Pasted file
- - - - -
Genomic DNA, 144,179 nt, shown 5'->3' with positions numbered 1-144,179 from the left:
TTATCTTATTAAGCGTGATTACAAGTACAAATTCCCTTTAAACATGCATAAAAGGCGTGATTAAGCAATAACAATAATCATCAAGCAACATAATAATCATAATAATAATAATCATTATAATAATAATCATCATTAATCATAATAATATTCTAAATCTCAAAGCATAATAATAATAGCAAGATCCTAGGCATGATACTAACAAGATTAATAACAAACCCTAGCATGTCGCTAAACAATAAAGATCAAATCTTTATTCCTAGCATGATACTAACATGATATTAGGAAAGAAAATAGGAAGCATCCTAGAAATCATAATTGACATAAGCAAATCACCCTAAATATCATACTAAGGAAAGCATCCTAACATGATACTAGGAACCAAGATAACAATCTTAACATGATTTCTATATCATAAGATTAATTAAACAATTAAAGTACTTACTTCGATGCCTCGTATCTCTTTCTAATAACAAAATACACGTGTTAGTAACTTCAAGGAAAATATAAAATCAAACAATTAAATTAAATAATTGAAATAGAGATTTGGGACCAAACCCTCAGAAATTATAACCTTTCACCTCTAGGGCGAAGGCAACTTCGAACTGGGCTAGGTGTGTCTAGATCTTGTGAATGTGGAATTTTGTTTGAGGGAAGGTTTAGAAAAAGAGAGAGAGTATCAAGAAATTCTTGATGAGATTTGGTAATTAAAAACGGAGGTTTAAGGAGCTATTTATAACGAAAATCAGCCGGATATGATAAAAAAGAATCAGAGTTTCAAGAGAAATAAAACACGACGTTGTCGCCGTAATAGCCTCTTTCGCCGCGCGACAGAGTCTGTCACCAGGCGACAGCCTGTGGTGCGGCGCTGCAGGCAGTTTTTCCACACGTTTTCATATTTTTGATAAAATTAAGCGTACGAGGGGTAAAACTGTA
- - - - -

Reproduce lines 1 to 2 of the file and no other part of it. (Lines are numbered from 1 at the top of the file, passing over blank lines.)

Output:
Genomic DNA, 144,179 nt, shown 5'->3' with positions numbered 1-144,179 from the left:
TTATCTTATTAAGCGTGATTACAAGTACAAATTCCCTTTAAACATGCATAAAAGGCGTGATTAAGCAATAACAATAATCATCAAGCAACATAATAATCATAATAATAATAATCATTATAATAATAATCATCATTAATCATAATAATATTCTAAATCTCAAAGCATAATAATAATAGCAAGATCCTAGGCATGATACTAACAAGATTAATAACAAACCCTAGCATGTCGCTAAACAATAAAGATCAAATCTTTATTCCTAGCATGATACTAACATGATATTAGGAAAGAAAATAGGAAGCATCCTAGAAATCATAATTGACATAAGCAAATCACCCTAAATATCATACTAAGGAAAGCATCCTAACATGATACTAGGAACCAAGATAACAATCTTAACATGATTTCTATATCATAAGATTAATTAAACAATTAAAGTACTTACTTCGATGCCTCGTATCTCTTTCTAATAACAAAATACACGTGTTAGTAACTTCAAGGAAAATATAAAATCAAACAATTAAATTAAATAATTGAAATAGAGATTTGGGACCAAACCCTCAGAAATTATAACCTTTCACCTCTAGGGCGAAGGCAACTTCGAACTGGGCTAGGTGTGTCTAGATCTTGTGAATGTGGAATTTTGTTTGAGGGAAGGTTTAGAAAAAGAGAGAGAGTATCAAGAAATTCTTGATGAGATTTGGTAATTAAAAACGGAGGTTTAAGGAGCTATTTATAACGAAAATCAGCCGGATATGATAAAAAAGAATCAGAGTTTCAAGAGAAATAAAACACGACGTTGTCGCCGTAATAGCCTCTTTCGCCGCGCGACAGAGTCTGTCACCAGGCGACAGCCTGTGGTGCGGCGCTGCAGGCAGTTTTTCCACACGTTTTCATATTTTTGATAAAATTAAGCGTACGAGGGGTAAAACTGTA